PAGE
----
One of the great marks of Reformed Baptist churches is their practice of the regulative principle of worship (see Chapter 22 in the Second London Baptist Confession for a full exposition of this principle). By simple definition this principle teaches that when it comes to how the gathered church worships God – whatever is commanded by God is right and what is not commanded is wrong. At the heart of this principle is the fact that God alone determines how He is to be worshiped. It is not man who decides what elements are most appropriate or fitting to serve as part of a worship service. It is God who says what is right and what is wrong in the matters of His worship. Thus, it is God who regulates His worship.
But how do we know what God has regulated or commanded for His worship? The answer to this question is straightforward: it is by God’s Word alone. What God has revealed in His Word by divine command, as it pertains to those portions of what His gathered church carries out in worship of Him – this and this only is what a worship service should consist of. Hence, there should be the reading of Scripture (1 Tim. 4:13), the preaching and hearing of Scripture (2 Tim. 4:2), the teaching and admonishing of one another in psalms, hymns, and spiritual songs, singing with grace in our hearts to the Lord (Eph. 5:19; Col. 3:16), corporate prayer and intercession (1 Tim. 2:1-8), and lastly, the administration of baptism and the Lord’s Supper. These are the sacred and divinely prescribed elements of biblical worship. They are to be effected by the church with spiritual understanding, faith, reverence, and godly fear in submissive obedience to the Lord (Heb. 12:28-29).
What should strike us on the surface is the simplicity of God’s regulated worship. To the average onlooker it is a plain, unadorned affair that might be scorned as boring. But such a charge betrays two things: first, this mocker of such biblical worship has only an appetite for the flesh. If there is nothing in this service to appeal to his flesh then he’s ready to leave and discard it as not worthy of his affection nor attendance. But here he only reveals how worldly he is when he thinks about God’s worship. His thinking about the worship of the church is something which terminates only on what his natural senses find attractive. It is therefore not God’s worship he’s really after but a time spent for his own liking and entertainment.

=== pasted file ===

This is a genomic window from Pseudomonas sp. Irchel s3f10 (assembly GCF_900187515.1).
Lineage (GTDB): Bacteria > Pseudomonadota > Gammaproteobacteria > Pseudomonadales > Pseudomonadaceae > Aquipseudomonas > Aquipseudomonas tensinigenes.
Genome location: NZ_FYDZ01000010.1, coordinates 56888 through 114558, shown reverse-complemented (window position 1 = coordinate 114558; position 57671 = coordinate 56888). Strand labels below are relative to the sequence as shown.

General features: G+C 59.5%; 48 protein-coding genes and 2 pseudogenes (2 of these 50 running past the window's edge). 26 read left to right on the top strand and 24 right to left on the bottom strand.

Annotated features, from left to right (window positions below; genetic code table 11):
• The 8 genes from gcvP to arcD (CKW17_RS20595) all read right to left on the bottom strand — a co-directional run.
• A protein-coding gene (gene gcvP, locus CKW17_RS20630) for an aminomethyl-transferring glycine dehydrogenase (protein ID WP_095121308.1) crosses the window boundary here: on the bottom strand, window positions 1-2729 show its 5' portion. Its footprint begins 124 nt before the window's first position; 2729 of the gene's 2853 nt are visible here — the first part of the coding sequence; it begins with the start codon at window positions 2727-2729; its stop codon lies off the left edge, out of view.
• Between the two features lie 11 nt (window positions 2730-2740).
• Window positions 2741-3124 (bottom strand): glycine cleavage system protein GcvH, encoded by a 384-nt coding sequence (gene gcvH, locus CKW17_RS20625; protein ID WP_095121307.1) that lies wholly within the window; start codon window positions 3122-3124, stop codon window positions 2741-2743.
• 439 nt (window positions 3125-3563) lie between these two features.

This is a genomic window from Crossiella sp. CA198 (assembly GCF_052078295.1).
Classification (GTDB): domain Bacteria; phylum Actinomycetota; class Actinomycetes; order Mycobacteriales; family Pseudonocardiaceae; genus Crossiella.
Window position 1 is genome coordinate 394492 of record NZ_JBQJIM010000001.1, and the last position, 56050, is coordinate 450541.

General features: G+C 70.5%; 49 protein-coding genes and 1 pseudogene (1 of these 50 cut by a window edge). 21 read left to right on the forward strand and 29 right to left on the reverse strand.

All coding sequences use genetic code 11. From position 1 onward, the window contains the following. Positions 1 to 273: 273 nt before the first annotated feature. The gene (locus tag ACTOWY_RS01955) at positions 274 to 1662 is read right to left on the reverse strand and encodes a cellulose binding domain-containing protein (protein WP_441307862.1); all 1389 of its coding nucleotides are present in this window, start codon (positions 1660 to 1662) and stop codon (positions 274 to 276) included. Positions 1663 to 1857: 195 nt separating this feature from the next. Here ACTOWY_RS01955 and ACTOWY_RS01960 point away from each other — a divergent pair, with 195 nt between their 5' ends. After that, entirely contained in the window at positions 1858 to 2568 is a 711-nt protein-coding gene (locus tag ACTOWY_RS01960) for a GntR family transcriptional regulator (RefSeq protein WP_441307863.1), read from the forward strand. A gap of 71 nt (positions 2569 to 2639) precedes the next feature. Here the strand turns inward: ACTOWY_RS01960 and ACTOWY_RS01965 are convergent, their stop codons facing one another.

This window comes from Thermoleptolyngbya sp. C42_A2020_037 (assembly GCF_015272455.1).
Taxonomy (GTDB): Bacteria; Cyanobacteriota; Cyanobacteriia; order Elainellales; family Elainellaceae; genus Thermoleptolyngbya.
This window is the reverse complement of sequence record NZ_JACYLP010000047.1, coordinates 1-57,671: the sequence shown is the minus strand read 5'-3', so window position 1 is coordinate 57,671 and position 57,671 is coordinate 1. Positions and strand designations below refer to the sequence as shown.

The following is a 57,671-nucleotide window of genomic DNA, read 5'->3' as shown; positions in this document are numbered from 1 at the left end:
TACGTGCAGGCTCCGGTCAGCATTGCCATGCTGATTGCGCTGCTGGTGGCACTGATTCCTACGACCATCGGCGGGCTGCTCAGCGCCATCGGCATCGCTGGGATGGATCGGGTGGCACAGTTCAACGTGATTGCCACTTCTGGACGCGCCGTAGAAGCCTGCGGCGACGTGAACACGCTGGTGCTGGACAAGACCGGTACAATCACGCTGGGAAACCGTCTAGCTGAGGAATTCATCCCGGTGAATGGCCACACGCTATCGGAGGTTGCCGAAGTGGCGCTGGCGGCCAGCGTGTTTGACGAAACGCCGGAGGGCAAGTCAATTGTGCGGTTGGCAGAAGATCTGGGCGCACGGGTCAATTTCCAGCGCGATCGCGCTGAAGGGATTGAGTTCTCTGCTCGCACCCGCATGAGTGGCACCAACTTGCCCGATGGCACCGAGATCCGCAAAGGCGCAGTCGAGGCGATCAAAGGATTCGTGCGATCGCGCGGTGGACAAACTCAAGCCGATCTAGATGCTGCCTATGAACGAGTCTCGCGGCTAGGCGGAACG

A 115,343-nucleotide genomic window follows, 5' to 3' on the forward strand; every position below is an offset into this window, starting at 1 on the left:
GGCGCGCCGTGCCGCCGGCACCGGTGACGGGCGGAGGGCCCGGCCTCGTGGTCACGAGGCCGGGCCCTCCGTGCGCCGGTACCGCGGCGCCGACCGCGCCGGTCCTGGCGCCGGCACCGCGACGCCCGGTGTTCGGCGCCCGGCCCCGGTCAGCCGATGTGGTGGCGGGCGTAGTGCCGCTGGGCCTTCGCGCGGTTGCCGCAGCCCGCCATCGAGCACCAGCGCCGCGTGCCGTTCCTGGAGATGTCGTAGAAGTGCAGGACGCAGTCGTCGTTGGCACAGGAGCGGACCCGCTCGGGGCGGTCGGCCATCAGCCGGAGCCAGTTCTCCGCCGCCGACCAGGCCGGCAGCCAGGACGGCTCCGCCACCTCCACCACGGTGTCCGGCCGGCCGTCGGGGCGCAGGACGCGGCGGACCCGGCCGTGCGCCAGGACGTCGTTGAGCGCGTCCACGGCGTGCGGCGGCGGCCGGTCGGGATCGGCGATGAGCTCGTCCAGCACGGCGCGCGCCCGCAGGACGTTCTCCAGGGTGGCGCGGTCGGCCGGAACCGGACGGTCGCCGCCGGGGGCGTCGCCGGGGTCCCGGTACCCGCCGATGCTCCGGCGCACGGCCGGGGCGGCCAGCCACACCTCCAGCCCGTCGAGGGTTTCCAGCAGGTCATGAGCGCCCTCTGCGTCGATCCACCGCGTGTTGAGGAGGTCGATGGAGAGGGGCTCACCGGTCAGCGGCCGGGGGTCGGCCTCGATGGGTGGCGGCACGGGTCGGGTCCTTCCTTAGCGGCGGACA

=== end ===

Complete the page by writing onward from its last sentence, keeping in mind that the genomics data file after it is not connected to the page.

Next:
Second, the mocker who decries biblical worship as boring is further revealing his own distrust in the sufficiency of God’s Word. God has said all that He’s going to say about how and what He expects His church to do when it comes to offering Him acceptable worship. He has not nor will He ever reveal anything further. Hence, those scriptural elements commanded by God for His worship are enough for the church of Jesus Christ to carry out every Lord’s day. Nothing is to be added nor taken away. However, when well-meaning, sincere Christians believe it best to add or subtract from what God has commanded for His worship – they expose their lack of faith in the sufficiency of God’s own Word. They really don’t believe that such simplicity in worship as regulated by God is enough. They surmise that the reading, singing, preaching and hearing of God’s Word is too bare and restrained. They worry that people won’t like it and they won’t come back if a worship service doesn’t have other elements which excite and thrill the congregation. But what they don’t understand is that God is only going to bless and anoint what He has authorized by His Word (see Lev. 10:1-3). The Lord therefore is not looking for His church to be novel and creative in worship but obedient to what He has commanded. And what He has commanded the church to do in His worship is sufficient to be called true worship.